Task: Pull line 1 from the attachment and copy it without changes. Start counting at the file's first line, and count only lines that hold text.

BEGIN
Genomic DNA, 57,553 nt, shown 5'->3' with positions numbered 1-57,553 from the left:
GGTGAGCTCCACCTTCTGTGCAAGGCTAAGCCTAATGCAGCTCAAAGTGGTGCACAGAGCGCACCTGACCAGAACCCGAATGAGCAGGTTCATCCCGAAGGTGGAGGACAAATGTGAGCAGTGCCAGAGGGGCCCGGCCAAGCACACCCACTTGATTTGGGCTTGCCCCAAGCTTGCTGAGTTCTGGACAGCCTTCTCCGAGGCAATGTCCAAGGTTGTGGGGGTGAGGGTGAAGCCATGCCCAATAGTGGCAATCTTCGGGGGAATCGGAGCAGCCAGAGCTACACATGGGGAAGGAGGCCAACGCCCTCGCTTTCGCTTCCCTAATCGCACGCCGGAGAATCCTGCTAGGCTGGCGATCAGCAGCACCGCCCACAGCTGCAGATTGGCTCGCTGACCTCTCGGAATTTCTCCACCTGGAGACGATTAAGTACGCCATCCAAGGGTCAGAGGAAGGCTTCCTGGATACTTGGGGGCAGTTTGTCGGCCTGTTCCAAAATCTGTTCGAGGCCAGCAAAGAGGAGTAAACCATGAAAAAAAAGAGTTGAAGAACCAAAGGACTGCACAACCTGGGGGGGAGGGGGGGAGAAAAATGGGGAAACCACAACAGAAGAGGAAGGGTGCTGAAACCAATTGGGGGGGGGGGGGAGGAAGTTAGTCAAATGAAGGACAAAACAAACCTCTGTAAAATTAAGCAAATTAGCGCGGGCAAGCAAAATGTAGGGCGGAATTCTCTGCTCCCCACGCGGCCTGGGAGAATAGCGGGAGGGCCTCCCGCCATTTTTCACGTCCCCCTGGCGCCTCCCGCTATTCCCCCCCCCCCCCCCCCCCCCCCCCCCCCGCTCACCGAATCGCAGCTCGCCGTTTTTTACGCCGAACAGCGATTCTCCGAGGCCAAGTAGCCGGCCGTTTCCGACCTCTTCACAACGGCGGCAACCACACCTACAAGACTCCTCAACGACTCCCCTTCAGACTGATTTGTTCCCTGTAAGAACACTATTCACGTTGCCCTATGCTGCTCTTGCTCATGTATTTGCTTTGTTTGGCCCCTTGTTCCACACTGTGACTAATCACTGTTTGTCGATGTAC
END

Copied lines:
Genomic DNA, 57,553 nt, shown 5'->3' with positions numbered 1-57,553 from the left: